Marquez suggests that right-liberals (including libertarians) focus on exit as their preferred response to problems of domination, that left-liberals focus on voice while serious conservatives focus on ensuring any existing domination is a legitimate one.
So, right-liberals favour market solutions:
in great part because they think that whenever such markets work well, they enable some people to escape from particular relations of potential domination: to leave jobs, or to switch products, or to escape oppressive social conditions, etc. The competitive market functions here as an ideal of exit, even if actually existing markets do not always work as advertised. … Domination, from this point of view, is captivity, and freedom is primarily understood as the ability to exit a relationship.Analyses of the power of competitive jurisdictions fit within this pattern.
left-liberals (and other people on the left, though not all) are often far more enamoured of democracy than the dinghy realities of actually-existing democracies would seem to warrant, with their refractory electorates, poor quality deliberations, capture by organized minorities, etc. This is not necessarily because they are blind to their failings, but because their default solution to the problem of domination is to increase voice – more consultation, more deliberation, more organized representation, and the like. They find voice itself desirable, and understand freedom partly in such terms: to be dominated is to have no means of affecting the direction of a relationship, to be voiceless, and to be free is to have input into the relationship, to have a say, which in turn legitimates a relationship. … Democracy is the normative ideal of voice, just as competitive markets are the normative ideal of exit.Marquez notes that, as unrestricted exit tends to undermine voice, the partisans of voice are typically sceptical of exit solutions. Exit tends to undermine voice by undermining the incentive to use or organise for voice as well as the resources available to do so: particularly if the more articulate and better-resourced are disproportionately those who leave.
If folk on the left are partisans of voice, this helps explain why "left-liberals" often end up being so concerned to regulate speech either formally (anti-hate speech laws, speech codes, etc) or informally (denunciation): if "voice" is your preferred mechanism to change social outcomes, then it is a precious resource to be husbanded and used with maximum effect. It also likely, as Xavier Marquez suggests, to lead to strong concern about who has access to the mechanisms of voice and how it is used. This notion of the normative importance and power of voice can be taken further and become a view that changing the language can itself fundamentally transform human and social relations.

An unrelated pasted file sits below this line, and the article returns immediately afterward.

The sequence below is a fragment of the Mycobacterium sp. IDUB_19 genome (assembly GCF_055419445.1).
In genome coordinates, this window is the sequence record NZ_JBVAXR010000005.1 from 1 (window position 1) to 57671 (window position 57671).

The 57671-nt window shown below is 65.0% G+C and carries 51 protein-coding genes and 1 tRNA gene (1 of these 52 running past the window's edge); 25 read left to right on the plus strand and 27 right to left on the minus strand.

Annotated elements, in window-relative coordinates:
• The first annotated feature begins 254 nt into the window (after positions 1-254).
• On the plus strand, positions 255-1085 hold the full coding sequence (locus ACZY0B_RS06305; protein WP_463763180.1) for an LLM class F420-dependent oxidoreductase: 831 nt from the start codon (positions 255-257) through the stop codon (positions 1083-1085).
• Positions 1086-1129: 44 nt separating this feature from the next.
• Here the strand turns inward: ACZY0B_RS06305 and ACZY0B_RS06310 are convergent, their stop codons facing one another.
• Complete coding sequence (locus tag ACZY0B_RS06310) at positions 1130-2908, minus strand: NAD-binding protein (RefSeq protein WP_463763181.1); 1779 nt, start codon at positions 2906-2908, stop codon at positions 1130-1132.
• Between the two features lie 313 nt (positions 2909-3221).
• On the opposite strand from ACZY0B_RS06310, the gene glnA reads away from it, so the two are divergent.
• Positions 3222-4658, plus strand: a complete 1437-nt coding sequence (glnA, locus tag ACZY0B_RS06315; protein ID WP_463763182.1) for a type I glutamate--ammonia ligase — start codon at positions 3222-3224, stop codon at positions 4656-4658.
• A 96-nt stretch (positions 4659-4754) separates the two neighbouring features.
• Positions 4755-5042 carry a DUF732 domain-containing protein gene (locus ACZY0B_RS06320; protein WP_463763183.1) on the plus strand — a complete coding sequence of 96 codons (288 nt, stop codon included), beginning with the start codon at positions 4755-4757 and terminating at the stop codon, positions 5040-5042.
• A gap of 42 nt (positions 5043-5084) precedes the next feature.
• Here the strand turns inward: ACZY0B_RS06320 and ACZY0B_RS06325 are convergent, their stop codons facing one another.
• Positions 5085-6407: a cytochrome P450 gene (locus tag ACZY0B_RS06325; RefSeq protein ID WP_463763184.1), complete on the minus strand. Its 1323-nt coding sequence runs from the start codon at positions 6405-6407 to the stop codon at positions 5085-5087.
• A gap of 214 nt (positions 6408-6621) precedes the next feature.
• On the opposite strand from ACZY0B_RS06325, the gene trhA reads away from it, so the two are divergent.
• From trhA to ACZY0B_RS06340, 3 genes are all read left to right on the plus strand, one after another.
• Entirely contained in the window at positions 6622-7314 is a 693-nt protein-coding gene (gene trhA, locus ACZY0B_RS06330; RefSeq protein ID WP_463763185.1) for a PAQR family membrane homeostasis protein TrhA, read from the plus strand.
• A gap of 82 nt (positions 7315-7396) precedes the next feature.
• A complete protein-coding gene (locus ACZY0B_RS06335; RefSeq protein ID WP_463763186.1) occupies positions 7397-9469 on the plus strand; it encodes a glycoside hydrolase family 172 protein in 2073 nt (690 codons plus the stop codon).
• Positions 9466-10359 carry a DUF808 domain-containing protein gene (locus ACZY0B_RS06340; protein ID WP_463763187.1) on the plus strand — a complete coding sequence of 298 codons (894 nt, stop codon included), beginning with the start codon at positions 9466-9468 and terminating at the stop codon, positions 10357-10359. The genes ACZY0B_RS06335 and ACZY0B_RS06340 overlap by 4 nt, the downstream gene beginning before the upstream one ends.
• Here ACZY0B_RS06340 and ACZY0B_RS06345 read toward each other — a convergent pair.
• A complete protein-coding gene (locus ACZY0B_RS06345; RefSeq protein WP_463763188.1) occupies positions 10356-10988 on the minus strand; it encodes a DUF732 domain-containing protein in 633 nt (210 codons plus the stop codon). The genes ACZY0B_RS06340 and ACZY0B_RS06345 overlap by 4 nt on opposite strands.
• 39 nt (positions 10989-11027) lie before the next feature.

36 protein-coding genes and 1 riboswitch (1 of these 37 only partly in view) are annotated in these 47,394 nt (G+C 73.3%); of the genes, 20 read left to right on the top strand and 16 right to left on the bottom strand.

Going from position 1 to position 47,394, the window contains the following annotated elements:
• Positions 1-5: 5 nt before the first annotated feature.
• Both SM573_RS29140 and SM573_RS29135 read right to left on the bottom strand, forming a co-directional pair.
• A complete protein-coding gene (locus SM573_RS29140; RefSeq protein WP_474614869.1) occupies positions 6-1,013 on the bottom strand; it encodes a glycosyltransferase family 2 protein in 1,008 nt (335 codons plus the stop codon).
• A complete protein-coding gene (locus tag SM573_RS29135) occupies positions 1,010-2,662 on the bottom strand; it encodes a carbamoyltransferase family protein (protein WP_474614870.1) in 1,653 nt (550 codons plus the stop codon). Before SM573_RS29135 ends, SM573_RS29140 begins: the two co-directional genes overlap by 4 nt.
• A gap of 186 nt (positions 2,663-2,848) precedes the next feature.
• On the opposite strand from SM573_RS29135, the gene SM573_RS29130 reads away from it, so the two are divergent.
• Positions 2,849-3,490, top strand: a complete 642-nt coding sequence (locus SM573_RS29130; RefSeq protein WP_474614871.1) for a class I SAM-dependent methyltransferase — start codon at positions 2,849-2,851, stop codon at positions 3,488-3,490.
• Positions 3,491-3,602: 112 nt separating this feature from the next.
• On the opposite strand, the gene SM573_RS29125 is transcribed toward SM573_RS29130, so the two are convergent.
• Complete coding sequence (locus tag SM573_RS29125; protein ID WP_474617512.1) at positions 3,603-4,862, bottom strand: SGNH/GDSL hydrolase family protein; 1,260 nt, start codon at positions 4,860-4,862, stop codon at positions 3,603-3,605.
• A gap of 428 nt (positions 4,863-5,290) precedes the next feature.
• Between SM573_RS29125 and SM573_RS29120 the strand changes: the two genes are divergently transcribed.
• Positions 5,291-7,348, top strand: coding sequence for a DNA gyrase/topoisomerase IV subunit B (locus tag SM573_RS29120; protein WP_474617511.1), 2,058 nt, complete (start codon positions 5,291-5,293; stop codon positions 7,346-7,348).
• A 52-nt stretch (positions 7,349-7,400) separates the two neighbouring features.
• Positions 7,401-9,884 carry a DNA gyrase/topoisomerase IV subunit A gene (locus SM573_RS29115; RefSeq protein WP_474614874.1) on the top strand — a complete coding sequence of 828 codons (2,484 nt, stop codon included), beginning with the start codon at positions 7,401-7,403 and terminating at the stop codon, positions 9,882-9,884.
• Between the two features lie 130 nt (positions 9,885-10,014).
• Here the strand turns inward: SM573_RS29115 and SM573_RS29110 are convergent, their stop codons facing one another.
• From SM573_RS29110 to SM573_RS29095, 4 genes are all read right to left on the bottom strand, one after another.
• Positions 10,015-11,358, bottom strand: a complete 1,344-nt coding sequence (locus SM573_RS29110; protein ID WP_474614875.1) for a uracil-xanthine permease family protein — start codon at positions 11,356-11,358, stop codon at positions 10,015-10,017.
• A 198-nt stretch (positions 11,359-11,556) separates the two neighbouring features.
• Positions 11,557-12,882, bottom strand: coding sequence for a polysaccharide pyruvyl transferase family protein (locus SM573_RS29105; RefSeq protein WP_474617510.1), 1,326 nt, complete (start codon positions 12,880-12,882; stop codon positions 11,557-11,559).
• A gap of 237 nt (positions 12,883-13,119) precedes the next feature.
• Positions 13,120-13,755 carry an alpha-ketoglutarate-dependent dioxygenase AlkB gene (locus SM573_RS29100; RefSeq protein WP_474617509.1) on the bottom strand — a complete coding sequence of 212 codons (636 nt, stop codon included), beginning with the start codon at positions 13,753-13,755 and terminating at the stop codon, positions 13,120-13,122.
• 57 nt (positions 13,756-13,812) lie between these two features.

Either way, elevation of the power of voice segues into a demand that certain voices (or at least certain uses of voice) be ostracised or blocked. Voice-as-mechanism comes to trump voice-as-manifestation-of-autonomy. Reaction to such outlooks generates the various critiques attacking the intolerance of the ostentatiously tolerant and the ad hominem abusiveness of the conspicuously compassionate: the tendency to accusation parading as argument familiar from so many comment threads. (Charles Krauthammer amusingly characterised this tension as "conservatives think liberals are stupid, liberals think conservatives are evil". A nice example of criticising Keynesian economics being taken as a failure of moral character is cited here.)
A tendency towards ad hominem abusiveness attacking the motives and moral character of those who disagree flows from further steps in the process of elevation of voice. Voice is a manifestation of belief: one typically uses voice in accord with one’s beliefs. So good and proper beliefs lead to “correct” uses of voice, those that promote social harmony (or whatever the designated goal is). Harmful or wrongful beliefs lead to "incorrect" or "wrongful" uses of voice, those that inhibit the designated goal or goals.
[Read the rest at Critical Thinking Applied.]